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sapientia

κόσμος σκηνή, ὁ βίος πάροδος· ἦλθες, εἶδες, ἀπῆλθες -> The world is a stage, life is a performance, you came, you saw, you departed
Democritus, fr. 115 D-K

Latin > English (Lewis & Short)

săpĭentĭa: ae, f. sapiens.
I (Acc. to sapiens, A.) Prop., good taste, i. e. good sense, discernment, discretion, prudence, intelligence (class.; syn. prudentia): pellitur e medio sapientia, vi geritur res, Enn. ap. Gell. 20, 10, 4 (Ann. v. 272 Vahl.): non aetate verum ingenio adipiscitur sapientia, Plaut. Trin. 2, 2, 88; id. Mil. 4, 6, 36: fac participes nos tuae sapientiae, id. Ep. 2, 2, 73; cf.: neque habet (erus meus) plus sapientiae quam lapis, id. Mil. 2, 2, 81; id. Capt. 2, 3, 53; cf. id. ib. 2, 3, 50: sedulo Moneo, quae possum, pro meā sapientiā, Ter. Ad. 3, 3, 73: quanta mea sapientia est, Plaut. Stich. 1, 2, 62: erum anteëo sapientiā, Ter. Phorm. 2, 1, 17: re enim iniquum est, sed tuā sapientiā fit aequissimum, Cic. Deiot. 2, 4: numquam enim temeritas cum sapientiā commiscetur, id. Marcell. 2, 7: quid virtus et quid sapientia possit, etc., Hor. Ep. 1, 2, 17: sapientia prima (est), stultitiā caruisse, id. ib. 1, 1, 41; cf. id. A. P. 396: insaniens sapientia, id. C. 1, 34, 2.—
II (Acc. to sapiens, B.) Wisdom, = σοφία (so predominantly in the class. per., e. g. in Cic.): nec quisquam sophiam, sapientia quae perhibetur, In somnis vidit, etc., Enn. ap. Fest. p. 325 Müll. (Ann. v. 227 Vahl.); cf.: Sophiam vocant me Graii, vos Sapientiam, Afran. ap. Gell. 13, 8, 3; and: princeps omnium virtutum illa sapientia, quam σοφίαν Graeci vocant, Cic. Off. 1, 43, 153: ad sapientiam hujus nimius nugator fuit, Plaut. Capt. 2, 2, 25: ita fit, ut mater omnium bonarum rerum sit sapientia, a cujus amore Graeco verbo philosophia nomen invenit, Cic. Leg. 1, 22, 58: sapientia hominis custos, id. Fin. 4, 1, 1; id. Lael. 2, 7; 6, 20; 9, 30: omnem spem salutis ad clementiam victoris et sapientiam contulisse, id. Marcell. 6, 18: quorum vobis pro vestrā sapientiā, Quirites, habenda est ratio diligenter, id. Imp. Pomp. 7, 17: sapientiae vocem audire, id. Phil. 13, 3, 6: studia sapientiae, Tac. A. 14, 56: doctores sapientiae, philosophers, id. ib. 14, 16. —With gen.: admirari soleo cum ceterarum rerum tuam excellentem, M. Cato, perfectamque sapientiam tum, etc., in other things, Cic. Sen. 2, 4.—In plur., sarcastically: qui (sapientes) si virtutes ebullire volent et sapientias, nihil aliud dicent, nisi, etc. (the plur. denoting their perpetual speaking of wisdom), a saying referred to Epicurus, Cic. Tusc. 3, 18, 42.—
   B In partic., of single departments of knowledge, science, or wisdom, practical wisdom, knowledge of the world, philosophy, Lucr. 5, 10: sapientia est, ut a veteribus philosophis definitum est, rerum divinarum et humanarum causarumque, quibus eae res continentur, scientia, Cic. Off. 2, 2, 5: sapientia, quae ars vivendi putanda est, id. Fin. 1, 13, 42 (for which: ars est philosophia vitae, id. ib. 3, 2, 4).—Of jurisprudence: istam oscitantem sapientiam Scaevolarum et ceterorum beatorum otio concedamus, Cic. de Or. 2, 33, 144; cf.: his temporibus audaciā pro sapientiā liceat uti, id. Fam. 1, 10 init. —Of eloquence: hanc cogitandi pronunciandique rationem vimque dicendi veteres Graeci sapientiam nominabant, Cic. de Or. 3, 15, 56.—Of statesmanship, policy: sapientia constituendae civitatis, Cic. de Or. 2, 37, 154; cf.: qui propter ancipitem, quae non potest esse sejuncta, faciendi dicendique sapientiam florerent, id. ib. 3, 16, 59. —Of mathematics: sapientiae professor, Suet. Tib. 14.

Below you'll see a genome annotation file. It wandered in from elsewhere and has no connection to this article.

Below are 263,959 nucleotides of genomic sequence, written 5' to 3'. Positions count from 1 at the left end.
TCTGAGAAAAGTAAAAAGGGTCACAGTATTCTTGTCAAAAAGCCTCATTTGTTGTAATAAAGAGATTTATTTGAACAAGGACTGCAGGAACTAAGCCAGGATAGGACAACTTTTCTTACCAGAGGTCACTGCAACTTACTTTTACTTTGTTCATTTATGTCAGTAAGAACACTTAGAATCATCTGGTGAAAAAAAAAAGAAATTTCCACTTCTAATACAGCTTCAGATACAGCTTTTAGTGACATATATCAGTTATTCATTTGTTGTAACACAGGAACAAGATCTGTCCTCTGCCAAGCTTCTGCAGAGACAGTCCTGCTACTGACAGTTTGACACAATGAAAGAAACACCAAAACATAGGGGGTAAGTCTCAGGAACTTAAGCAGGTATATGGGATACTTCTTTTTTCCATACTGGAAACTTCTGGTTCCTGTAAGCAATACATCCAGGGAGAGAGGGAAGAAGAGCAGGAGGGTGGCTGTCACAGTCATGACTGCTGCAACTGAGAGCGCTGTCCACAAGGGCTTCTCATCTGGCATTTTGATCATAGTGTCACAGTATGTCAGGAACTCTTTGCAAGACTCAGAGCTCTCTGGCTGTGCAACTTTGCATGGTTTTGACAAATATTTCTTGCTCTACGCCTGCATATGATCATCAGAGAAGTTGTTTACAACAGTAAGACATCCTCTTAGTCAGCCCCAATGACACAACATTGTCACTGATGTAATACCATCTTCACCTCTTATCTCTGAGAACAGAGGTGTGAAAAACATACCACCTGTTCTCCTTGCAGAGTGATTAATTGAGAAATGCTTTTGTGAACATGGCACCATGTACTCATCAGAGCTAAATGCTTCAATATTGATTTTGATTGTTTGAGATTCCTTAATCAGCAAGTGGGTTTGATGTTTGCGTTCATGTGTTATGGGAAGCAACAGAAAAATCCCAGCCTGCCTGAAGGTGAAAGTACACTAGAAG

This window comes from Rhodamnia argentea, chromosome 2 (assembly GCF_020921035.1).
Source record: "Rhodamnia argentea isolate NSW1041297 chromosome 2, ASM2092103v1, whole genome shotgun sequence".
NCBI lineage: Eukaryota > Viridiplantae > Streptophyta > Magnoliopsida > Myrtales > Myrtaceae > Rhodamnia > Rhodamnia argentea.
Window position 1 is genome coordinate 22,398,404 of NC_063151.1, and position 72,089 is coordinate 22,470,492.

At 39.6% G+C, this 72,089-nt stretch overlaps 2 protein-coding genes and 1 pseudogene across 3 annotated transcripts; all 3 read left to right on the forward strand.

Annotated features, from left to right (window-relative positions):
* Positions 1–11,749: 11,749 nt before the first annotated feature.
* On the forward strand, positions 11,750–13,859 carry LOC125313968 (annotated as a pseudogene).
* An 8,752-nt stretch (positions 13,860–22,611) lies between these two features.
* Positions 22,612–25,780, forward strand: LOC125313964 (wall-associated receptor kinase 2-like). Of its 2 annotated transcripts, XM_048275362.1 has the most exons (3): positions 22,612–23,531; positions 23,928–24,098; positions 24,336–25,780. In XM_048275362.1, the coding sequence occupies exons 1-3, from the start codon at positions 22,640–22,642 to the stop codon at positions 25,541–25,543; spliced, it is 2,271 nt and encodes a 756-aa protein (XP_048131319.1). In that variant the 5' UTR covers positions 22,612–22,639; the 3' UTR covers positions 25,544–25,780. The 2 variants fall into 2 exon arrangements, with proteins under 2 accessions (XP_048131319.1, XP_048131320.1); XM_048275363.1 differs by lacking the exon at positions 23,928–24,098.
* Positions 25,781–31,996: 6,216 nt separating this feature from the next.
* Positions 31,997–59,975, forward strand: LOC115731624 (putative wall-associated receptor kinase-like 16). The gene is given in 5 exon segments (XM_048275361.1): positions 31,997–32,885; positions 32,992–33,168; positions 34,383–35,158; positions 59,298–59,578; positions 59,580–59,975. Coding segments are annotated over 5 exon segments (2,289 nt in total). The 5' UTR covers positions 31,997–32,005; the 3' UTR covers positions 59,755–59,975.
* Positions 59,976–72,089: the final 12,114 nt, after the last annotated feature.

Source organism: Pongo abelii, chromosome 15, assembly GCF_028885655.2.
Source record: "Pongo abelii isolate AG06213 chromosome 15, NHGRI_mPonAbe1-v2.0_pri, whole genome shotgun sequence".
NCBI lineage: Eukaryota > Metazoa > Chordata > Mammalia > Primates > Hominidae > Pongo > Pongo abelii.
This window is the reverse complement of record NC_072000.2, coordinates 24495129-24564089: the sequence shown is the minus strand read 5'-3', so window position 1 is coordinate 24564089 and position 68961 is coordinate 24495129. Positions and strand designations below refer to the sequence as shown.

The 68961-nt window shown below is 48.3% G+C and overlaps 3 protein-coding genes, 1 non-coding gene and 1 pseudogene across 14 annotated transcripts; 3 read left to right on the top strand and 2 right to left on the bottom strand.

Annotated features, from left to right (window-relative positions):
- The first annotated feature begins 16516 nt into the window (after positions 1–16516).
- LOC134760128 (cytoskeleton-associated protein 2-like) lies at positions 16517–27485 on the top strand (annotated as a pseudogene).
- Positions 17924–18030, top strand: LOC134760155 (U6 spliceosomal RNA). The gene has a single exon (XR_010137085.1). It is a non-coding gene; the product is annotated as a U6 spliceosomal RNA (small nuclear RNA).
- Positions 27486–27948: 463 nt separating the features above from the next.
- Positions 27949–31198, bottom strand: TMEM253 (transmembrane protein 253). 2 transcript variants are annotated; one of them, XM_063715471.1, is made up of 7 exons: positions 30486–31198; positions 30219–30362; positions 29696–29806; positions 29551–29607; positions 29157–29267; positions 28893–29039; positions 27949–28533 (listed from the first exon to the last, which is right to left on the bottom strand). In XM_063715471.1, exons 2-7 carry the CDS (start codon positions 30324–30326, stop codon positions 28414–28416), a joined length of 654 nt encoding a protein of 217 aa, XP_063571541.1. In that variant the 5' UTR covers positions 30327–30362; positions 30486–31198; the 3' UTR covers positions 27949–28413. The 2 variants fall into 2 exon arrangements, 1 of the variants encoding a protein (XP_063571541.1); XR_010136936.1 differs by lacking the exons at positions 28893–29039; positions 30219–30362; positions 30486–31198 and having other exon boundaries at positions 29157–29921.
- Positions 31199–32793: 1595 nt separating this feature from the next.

Latin > French (Gaffiot)

săpĭentĭa,⁸ æ, f. (sapiens),
1 intelligence, jugement, bon sens, prudence : Cic. Marc. 7 ; Dej. 4, etc.
2 sagesse (σοφία) : Cic. Leg. 1, 58 ; Læl. 7 ; 20 ; 30, etc.; quod hæc esset una omnis sapientia, non arbitrari se scire quod nesciat Cic. Ac. 1, 16, [il disait qu’à son avis Apollon l’avait appelé le plus sage des hommes] parce que la sagesse par excellence consiste à ne pas croire qu’on sait ce qu’on ne sait pas || [avec gén.] ceterarum rerum Cic. CM 4, sagesse sur tout le reste, à tous les autres points de vue || pl., Cic. Tusc. 3, 42
3 science, savoir [en général, avec idée de sagesse, de prudence habile] ; [en part.] philosophie : Cic. de Or. 2, 5 ; 2, 144 ; 3, 56 ; Off. 2, 5 ; Fin. 1, 42 || [avec gén.] constituendæ civitatis Cic. de Or. 2, 154, la science politique, cf. Cic. de Or. 3, 59.

Latin > German (Georges)

sapientia, ae, f. (sapiens), I) die Weisheit = übh. die Einsicht, Vernünftigkeit, Vernunft, der Verstand, die Klugheit (Ggstz. stultitia), non habet plus sapientiae quam lapis, Plaut.: quanta mea sapientia est, Plaut.: pro vestra sapientia, Cic. – u. bes. im Ggstz. zu furor (das Rasen), die Vernünftigkeit, das Bei-Verstande-Sein, in sapientiae aegritudine, bei Kranken, die ihre Sinne haben (Ggstz. in furoris morbo), Plin. 7, 171. – II) prägn., wie σοφία, die höhere Einsicht in den Wert u. Gang der Dinge, die Weisheit, Lebensweisheit, Philosophie, dah. auch v. der Staatskunst u. dgl., Cic.: sapientiae doctores, Tac. – m. obj. Genet., ceterarum rerum, in den übrigen Dingen, Cic.: constituendae civitatis, Cic. – Plur., virtutes ebullire et sapientias, mit allerlei Tugend und Weisheit (Tugend- u. Weisheitsregeln) um sich werfen, Cic. Tusc. 3, 42. – / arch. Genet. sapientiai, Plaut. mil. 236.

Latin > English

sapientia sapientiae N F :: wisdom (goal of philosopher, Stoic virtue); judgement/understanding; reason
sapientia sapientia sapientiae N F :: prudence, discretion, discernment (L+S); good sense; good taste; intelligence